Re: [Histonet] Wax removal incomplete

From:Lesley Weston

I could just be displaying my ignorance here, but if the problem is the
prescence of polymerised plastics in the wax, then a technique sometimes
used for EM might help. To remove polymerised epoxy resins from a block or
from thick sections, one exposes them to sodium ethoxide or sodium methoxide
for a short time. Either is made very easily by adding sodium hydroxide
pellets to absolute ethanol or methanol and leaving it overnight in the fume
hood. Since it would be applied to the ex-paraffin sections, you wouldn't
have to leave them in for very long, so there shouldn't be too much damage
to the tissue, though I've never tried immuno-staining after using this. It
would probably work best (if it works at all) after removing the wax with
xylene or whatever and rinsing well in 100% alcohol.

Lesley Weston.

on 15/02/2005 6:08 AM, LEWIS, MARK A. at wrote:

> I often wondered about this due to the "plastic "polymers added to the
> different types of paraffins. Perhaps it's these "polymers" that are not being
> removed with the typical solvents.
> Interesting ...
> Thanks John !
> Mark
> Mark A. Lewis B.A., H.T.(ASCP)
> Product Specialist
> Anatomical Pathology
> Clinical Diagnostics
> Thermo Electron Corporation
> 171 Industry Drive
> Pittsburgh, Pa. 15275
> Phone:  412-747-4013
> Fax       412-788-6557
> E-mail:
> -----Original Message-----
> From:
> [] On Behalf Of John Kiernan
> Sent: Monday, February 14, 2005 1:40 PM
> To: Histonet
> Subject: [Histonet] Wax removal incomplete
> A recent publication from Ireland shows (by laser confocal
> Raman microspectroscopy, no less) that wax removal from
> sections, as usually practised, is always incomplete.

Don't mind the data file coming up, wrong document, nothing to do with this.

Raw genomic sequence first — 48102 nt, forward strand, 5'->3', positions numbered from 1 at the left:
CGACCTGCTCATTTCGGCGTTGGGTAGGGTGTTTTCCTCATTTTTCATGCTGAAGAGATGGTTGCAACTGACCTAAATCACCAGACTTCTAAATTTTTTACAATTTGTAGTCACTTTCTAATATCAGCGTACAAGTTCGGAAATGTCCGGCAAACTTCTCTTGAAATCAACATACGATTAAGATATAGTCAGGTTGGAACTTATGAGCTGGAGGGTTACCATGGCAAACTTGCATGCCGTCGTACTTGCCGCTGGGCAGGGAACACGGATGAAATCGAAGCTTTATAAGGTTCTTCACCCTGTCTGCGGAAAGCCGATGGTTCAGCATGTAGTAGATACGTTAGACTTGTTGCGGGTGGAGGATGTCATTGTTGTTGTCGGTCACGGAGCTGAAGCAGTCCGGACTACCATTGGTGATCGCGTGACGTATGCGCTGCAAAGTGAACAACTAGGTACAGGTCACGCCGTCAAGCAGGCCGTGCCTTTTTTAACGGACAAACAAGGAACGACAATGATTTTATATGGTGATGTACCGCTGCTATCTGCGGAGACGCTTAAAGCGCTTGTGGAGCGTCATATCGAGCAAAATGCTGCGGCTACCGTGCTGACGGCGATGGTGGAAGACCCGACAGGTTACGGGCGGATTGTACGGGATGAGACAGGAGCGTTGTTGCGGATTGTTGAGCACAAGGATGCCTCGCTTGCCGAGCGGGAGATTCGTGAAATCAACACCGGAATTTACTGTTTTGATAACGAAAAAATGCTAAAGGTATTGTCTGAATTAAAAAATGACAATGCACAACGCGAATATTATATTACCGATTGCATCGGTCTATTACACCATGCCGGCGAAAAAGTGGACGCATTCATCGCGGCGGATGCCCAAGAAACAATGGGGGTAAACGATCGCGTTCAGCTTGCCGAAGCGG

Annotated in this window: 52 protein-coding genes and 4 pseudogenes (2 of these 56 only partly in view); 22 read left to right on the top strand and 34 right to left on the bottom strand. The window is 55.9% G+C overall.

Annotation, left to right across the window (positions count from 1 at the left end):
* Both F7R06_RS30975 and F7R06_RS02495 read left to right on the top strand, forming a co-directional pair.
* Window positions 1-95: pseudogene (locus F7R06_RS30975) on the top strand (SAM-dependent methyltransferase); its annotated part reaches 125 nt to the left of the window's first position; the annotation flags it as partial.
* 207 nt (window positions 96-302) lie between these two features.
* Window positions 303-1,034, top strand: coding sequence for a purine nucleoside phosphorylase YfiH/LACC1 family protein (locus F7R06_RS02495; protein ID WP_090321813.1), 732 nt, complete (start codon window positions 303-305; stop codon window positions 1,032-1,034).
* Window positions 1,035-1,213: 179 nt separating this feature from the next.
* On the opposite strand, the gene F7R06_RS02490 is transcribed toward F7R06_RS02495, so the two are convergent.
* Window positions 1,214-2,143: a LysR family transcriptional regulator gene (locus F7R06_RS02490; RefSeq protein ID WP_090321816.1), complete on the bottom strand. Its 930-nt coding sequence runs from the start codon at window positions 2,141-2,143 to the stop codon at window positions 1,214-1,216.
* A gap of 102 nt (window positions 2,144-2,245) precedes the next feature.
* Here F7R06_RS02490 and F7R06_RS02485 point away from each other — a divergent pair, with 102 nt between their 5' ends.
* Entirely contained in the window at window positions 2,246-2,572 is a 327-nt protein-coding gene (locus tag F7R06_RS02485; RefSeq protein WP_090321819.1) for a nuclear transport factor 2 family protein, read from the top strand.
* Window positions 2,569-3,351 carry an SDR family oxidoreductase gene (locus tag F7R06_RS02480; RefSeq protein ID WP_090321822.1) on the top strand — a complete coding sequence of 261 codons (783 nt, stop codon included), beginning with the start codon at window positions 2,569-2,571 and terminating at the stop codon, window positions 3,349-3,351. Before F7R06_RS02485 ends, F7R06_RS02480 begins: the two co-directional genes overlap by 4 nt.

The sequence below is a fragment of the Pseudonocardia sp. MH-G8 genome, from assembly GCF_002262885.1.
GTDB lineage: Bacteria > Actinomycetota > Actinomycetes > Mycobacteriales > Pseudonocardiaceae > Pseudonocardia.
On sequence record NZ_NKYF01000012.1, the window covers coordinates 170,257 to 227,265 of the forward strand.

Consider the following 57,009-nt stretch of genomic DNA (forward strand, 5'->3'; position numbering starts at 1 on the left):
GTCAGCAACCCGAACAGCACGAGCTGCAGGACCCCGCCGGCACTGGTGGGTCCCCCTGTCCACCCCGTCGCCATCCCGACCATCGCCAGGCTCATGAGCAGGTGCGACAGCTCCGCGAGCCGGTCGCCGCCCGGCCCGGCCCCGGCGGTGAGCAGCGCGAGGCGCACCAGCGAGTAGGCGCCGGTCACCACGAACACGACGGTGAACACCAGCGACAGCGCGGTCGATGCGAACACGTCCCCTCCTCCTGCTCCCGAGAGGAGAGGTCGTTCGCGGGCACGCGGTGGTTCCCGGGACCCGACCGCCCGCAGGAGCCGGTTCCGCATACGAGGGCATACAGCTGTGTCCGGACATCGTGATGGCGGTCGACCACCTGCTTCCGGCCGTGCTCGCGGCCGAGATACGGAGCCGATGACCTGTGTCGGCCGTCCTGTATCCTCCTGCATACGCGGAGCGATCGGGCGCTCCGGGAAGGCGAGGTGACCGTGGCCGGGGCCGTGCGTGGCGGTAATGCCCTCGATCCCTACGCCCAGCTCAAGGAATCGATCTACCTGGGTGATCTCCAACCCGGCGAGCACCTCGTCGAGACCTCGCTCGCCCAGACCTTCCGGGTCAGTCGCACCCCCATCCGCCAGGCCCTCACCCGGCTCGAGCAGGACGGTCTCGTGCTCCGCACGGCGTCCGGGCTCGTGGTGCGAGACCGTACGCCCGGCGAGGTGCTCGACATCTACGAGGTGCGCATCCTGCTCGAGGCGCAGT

> The authors were able to remove all the paraffin, however,
> with hexane. The other things they tried were xylene,
> "histoclear" followed by hot antigen retrieval, and
> "trilogy" (a product that combines dewaxing and retrieval
> - ? a solvent-detergent mixture). All three failed to
> remove all the wax, even with repeated, prolonged
> treatments. 
> For hexane, 18 hours were needed for complete was removal.
> The investigators found that the residual paraffin
> seriously interfered with the Raman spectra of
> rehydrated sections. They are investigating the Raman
> technique (which they explain fairly simply) for early
> diagnosis of tumours. They also claim stronger
> immunostaining after dewaxing in hexane (18h) than after
> xylene (18h). They tested only one antibody (to
> cytokeratin), 
> and the pair of photos doesn't make the point very
> impressively. 
> They authors also state that hexane is less toxic than
> xylene. I can add that the least expensive n-hexane is
> a little cheaper than xylenes (mixed isomers) in one
> catalogue checked.  Both solvents are flammable, and
> n-hexane (BP 69C) is more volatile than xylene. Both
> solvents are miscible with 100% alcohol.
> The reference is:
> O'Faolain E et 6 al. (2005) Raman spectroscopic evaluation
> of efficacy of current paraffin wax section dewaxing
> agents. J. Histochem. Cytochem. 53(1): 121-129.

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